Want to receive my work as I publish it?

LN 035

The Messy Desktop

When I got to college, I learned a lot about computing fairly quickly, before I even stepped into my first computer science course.

During my first year, a friend-of-a-friend needed help recovering a lost file. At their dorm, I stood behind them as they opened their MacBook.

“Where was the file before it was missing?” I asked.

“Usually I just see it here…” they gestured to some windows in Pages. The urgency of the situation became more clear: they’re working on a paper that’s due soon.

“Alright, open Finder.”

Silence… then, “What?”

“Open Finder…”

“What’s that?”

“Where all your files are?”

“Oh, I didn’t know that’s what that was called.” They closed all their open windows, revealing a desktop that must have had hundreds of files, all overlapping, all over the place. It was like an episode of Hoarders, but the digital equivalent. No less frightening. We just opened the front door, and got our first glimpse at what’s inside.

“Whoa. What’s going on here?” Shocked by what I was looking at, I was curious to understand.

“This is how I get to my files?”

“You just keep them all on your desktop? How do you ever find anything?”

“Yeah that can be annoying sometimes…” they said, in a sort of assumed, shared complaint — “computers, eh?” kind of way.

“Click the blue smiley icon at the bottom of your screen.” Finder opens.

“What’s this?”

We found their file by opening the desktop folder in Finder and sorting by recently updated. Stoked by this “new” feature on their computer? Not so much. “That’s complicated?” they said of the Finder window, and sure enough, when I checked in some months later, they were still at it with the piles on the desktop, dragging files off of others to find one that’s currently needed, and keeping the most important ones in little holes where fewer files piled up.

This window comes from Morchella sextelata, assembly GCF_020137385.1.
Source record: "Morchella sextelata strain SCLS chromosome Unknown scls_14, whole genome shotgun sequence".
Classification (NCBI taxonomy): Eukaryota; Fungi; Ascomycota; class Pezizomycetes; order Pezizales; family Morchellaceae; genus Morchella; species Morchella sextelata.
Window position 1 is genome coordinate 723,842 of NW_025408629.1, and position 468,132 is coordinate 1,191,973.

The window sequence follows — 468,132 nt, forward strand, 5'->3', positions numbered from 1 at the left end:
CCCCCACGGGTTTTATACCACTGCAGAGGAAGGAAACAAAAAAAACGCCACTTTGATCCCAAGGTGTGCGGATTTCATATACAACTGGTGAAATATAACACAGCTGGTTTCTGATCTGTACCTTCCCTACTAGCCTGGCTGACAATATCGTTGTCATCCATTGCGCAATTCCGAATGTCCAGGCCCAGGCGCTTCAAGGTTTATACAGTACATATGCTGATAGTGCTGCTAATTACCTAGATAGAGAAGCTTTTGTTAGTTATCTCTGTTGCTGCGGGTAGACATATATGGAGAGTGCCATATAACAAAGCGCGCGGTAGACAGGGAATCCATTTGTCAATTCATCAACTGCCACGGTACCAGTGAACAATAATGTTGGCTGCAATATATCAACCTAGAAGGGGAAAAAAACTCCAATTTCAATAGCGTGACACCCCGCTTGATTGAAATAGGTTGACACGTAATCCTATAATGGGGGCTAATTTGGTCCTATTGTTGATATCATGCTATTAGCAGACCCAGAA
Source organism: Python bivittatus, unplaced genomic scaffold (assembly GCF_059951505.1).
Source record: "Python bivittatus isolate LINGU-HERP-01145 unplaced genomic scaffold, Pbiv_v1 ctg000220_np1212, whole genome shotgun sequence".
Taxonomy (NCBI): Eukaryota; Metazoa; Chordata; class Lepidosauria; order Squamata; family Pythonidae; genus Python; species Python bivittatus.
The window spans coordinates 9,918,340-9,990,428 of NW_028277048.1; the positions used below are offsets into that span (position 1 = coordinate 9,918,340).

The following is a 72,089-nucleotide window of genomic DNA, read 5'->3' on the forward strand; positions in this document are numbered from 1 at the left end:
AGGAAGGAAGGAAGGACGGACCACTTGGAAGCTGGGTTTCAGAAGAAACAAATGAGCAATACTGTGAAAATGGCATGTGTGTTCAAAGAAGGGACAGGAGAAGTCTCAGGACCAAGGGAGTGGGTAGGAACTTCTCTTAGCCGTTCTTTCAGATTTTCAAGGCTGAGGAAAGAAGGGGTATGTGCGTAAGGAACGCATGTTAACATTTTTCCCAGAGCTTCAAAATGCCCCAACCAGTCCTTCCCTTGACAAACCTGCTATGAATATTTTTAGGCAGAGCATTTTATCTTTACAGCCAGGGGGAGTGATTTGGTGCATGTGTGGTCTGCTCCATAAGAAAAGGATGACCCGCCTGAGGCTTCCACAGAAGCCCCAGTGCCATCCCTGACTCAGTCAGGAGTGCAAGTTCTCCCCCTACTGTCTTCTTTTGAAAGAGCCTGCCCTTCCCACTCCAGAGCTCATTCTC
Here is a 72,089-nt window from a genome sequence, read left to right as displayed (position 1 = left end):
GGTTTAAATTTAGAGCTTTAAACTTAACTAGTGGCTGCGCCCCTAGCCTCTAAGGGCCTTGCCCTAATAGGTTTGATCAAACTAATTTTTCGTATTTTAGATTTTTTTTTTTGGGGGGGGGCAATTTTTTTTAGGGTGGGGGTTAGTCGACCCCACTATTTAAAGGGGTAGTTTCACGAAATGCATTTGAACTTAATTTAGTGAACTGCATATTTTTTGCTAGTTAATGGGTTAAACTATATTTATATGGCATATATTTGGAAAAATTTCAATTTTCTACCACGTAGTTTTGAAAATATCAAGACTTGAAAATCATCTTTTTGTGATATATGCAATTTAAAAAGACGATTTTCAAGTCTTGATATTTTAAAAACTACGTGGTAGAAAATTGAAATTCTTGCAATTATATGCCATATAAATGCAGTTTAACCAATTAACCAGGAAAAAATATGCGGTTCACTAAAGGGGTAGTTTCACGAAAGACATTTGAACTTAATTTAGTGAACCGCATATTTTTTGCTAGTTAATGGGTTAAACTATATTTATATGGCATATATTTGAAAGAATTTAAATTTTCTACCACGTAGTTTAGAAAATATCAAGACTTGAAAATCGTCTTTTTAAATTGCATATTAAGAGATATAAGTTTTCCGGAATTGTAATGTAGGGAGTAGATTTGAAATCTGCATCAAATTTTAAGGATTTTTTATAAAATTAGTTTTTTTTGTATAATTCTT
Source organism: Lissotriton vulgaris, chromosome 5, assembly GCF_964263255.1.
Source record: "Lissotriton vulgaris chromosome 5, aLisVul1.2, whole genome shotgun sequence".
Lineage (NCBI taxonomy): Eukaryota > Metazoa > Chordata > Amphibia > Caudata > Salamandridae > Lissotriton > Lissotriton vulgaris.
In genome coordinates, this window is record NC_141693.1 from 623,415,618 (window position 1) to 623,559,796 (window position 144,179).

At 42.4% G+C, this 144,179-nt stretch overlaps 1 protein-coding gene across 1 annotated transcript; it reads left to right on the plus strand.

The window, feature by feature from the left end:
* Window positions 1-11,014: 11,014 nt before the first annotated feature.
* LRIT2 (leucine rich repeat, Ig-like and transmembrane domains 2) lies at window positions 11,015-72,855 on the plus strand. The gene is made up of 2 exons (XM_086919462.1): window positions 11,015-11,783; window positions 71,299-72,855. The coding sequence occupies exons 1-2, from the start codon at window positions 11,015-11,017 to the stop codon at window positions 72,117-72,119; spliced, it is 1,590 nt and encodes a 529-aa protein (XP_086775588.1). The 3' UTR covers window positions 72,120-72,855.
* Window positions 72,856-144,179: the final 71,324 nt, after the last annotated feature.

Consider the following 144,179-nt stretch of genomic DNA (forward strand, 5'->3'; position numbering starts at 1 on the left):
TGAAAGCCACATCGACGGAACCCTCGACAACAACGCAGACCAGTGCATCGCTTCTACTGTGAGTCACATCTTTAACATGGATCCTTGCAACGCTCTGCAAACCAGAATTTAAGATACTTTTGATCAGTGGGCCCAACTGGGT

Delighted as we may be with our graphs of items, our backlinks and transclusions, and any other means of organizing our things or calling them up in different views for different purposes, if we’re looking at all of personal computing, we cannot ignore what many would do when they just want to be done with what they’re working on. And if we’re being honest, we have to admit: we do it too.

When we’re in a rush, don’t want to be working on our present task, overburdened, or multitasking — basically, when we’re experiencing much of human life — we take the path of least resistance, even if it looks to others like a far less efficient path. Sometimes, it’s the path that requires you to learn nothing new; the most familiar. Sometimes, it’s the one that requires the absolute fewest clicks, even if it means saving a file in an obscure place. Sometimes, it’s propping up an earlier path of least resistance, going to greater effort in order to co-locate misplaced items together.

It isn’t good enough for our systems to be capable of beautifully perfect organizations; we will find their messiest allowable state at some point. We will be in a rush, we will click the easiest button, we will fall to the system’s defaults some percentage of the time — whatever they may be.

How might our system’s defaults keep us organized? How can we get as many of the helpful organizations available in an itemized, graph-based OS for free? How can we put the most effective ways of using such a system on the paths of least resistance?

An itemized system intentionally breaks down the boundaries of today’s apps and their data siloes. With all of your items in one system, and all capable of being referenced from any and many other items, the messy desktop could get a lot worse.

In the next lab note, I’ll cover some ways that I’ve tinkered with how an itemized OS could help. But until then, I’m curious to know: have you seen any promising directions?


[1] Part of this story I left out: When I said to open Finder, they actually opened Spotlight first, guessing that might be what I was referring to as "Finder" — that was interesting!

Something spark a thought? Email me, or come chat on Mastodon or on Twitter.

« Previous: LN 034


Next: LN 036 »

Want to receive my work as I publish it?